• DanNeely - Sunday, January 27, 2019 - link

    The lower end of that range has been upgrading for years. The upper end has no real reason to upgrade unless they're doing something other than gaming, since current games don't benefit from the higher core counts much.

    I'm in the middle with a 4790K; and still see myself on track for a nominal 2022 upgrade; short of games growing CPU demands significantly or unexpected hardware failures I don't see any need to bring it forward. The additional cores will be nice for future proofing; but what I'm mostly looking forward to is all the stuff outside the CPU.

    My notional want list is 10GB ethernet, PCIe4(5?) to the GPU and SSD, 50/50 USB 3.x A/C mix, and DDR5. The first of these is starting to show up on halo priced mobos.

    PCIe4 is rumored to be launching this year on AMD, although from the leaks so far it's not clear if it'll only reach the first x16 slot for the GPU or be more widely available (maximum trace lengths are short enough that anything other than M.2 on a not-dimm will probably need signal boosters increasing costs).

    Dual USB-C is starting to show up on a few boards; but widerspread availability is likely to be blocked until the hardware to handle flipping the connector moves from a separate chip into the chipset itself.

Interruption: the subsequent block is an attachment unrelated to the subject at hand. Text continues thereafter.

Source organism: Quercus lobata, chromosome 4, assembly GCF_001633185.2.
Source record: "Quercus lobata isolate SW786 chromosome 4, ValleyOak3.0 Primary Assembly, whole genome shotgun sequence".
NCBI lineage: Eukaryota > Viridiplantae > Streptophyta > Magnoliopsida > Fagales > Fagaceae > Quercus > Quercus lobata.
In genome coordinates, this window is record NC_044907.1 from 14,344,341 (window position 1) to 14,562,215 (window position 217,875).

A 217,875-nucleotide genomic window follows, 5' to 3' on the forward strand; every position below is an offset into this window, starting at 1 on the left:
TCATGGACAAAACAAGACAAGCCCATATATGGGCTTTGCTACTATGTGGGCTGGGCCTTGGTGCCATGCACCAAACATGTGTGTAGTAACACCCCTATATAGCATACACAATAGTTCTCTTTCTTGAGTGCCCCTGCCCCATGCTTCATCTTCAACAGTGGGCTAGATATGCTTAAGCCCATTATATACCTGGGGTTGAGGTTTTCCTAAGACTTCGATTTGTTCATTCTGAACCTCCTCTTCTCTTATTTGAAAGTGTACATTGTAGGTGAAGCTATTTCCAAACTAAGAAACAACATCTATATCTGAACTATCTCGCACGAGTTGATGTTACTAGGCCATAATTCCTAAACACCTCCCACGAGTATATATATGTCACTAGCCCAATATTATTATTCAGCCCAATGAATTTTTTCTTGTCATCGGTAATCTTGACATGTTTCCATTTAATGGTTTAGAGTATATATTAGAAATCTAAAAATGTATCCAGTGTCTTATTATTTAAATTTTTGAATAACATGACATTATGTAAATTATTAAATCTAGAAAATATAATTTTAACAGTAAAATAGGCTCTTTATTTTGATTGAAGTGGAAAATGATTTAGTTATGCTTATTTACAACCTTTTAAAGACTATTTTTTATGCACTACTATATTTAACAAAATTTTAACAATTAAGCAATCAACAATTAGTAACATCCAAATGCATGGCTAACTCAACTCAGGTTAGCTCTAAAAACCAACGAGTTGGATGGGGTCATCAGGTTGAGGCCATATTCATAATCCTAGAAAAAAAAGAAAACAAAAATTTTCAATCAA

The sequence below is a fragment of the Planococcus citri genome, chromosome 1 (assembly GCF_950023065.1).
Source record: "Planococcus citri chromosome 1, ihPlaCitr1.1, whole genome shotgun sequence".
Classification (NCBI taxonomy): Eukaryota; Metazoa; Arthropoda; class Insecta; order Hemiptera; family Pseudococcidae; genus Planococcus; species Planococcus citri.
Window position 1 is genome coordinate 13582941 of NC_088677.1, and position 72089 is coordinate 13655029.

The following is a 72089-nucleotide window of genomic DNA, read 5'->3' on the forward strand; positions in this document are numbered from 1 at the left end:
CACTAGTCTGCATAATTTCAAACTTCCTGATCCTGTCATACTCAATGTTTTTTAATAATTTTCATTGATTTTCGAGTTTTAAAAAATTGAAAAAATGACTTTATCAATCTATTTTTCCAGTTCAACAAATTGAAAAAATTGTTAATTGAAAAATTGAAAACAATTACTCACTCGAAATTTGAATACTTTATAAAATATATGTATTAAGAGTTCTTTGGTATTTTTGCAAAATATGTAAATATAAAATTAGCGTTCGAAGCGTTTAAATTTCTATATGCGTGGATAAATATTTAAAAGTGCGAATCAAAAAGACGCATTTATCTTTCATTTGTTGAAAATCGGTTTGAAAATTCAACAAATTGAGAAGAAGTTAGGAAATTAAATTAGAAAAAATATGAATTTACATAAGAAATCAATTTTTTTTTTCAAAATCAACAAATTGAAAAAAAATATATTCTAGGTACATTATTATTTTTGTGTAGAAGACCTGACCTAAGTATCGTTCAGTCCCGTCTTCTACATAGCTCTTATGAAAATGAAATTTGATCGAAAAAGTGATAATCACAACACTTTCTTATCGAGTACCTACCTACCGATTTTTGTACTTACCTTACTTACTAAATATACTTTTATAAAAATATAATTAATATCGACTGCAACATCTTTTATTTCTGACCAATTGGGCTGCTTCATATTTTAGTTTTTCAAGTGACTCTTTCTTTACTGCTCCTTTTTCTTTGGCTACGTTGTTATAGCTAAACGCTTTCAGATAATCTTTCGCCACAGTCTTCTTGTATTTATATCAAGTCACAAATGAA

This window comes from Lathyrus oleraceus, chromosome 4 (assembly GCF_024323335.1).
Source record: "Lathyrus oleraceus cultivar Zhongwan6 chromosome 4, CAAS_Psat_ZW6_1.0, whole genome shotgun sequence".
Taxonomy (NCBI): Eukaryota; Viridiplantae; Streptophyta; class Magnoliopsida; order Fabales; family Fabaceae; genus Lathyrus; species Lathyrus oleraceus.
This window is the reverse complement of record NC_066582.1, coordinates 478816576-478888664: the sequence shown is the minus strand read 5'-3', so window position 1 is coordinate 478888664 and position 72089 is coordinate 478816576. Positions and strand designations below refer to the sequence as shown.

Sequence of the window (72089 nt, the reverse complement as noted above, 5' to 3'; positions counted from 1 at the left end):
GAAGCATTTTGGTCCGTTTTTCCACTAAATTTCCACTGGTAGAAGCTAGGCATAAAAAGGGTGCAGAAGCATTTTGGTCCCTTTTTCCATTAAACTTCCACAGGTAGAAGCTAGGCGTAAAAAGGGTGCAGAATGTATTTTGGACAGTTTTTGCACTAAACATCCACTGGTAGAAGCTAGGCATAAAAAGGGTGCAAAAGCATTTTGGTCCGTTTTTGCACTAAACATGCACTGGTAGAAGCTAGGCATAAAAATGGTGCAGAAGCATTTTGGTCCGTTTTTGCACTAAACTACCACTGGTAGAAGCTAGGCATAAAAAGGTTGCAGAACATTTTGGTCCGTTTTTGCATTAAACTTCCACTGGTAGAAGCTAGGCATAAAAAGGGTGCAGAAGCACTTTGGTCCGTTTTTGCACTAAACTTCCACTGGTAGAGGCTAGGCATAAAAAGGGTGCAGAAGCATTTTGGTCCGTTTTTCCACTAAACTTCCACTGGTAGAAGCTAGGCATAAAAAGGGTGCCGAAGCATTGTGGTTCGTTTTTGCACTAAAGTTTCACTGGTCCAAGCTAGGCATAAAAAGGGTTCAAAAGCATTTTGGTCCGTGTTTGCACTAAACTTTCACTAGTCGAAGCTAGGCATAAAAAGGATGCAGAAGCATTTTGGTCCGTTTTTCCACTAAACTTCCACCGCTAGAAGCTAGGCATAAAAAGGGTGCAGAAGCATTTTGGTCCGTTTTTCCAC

DDR5 is supposed to start shipping in very limited quantities this year, but will be another year or two before reaching consumer devices.

    My guess is late 2020/early 2021 before all the hardware I want is finally available; which fits well with the nominal 8y lifespan I'm targeting for my systems core components.
    Reply
  • shadowx360 - Friday, February 1, 2019 - link

    What is the point of DDR5? It's going to be beyond overpriced at launch for negligible performance gain. As for USB-C, you can find cases with front connectors. Reply
  • Gondalf - Friday, January 25, 2019 - link

    Ask to TSMC, we have not any real date of shipment. Moreover we don't know how the new SKUs will perform. Reply
  • eastcoast_pete - Saturday, January 26, 2019 - link

    I don't think TSMC would give anybody except their customer (AMD) an expected shipping date. Also, while we don't know how the new AMD processors will perform, we already know that I Intel's 10 nm tech was both late and hasn't performed so we'll. BTW, I am currently running all PCs around me on Intel chips, so no fanboy here. This disappointing 10 nm fiasco is bad for all of us, as we need Intel to egg on AMD and vice versa. If one of them drops behind, the other one gets lazy. Reply
  • eastcoast_pete - Saturday, January 26, 2019 - link

    Damn autocorrect and no edit! Reply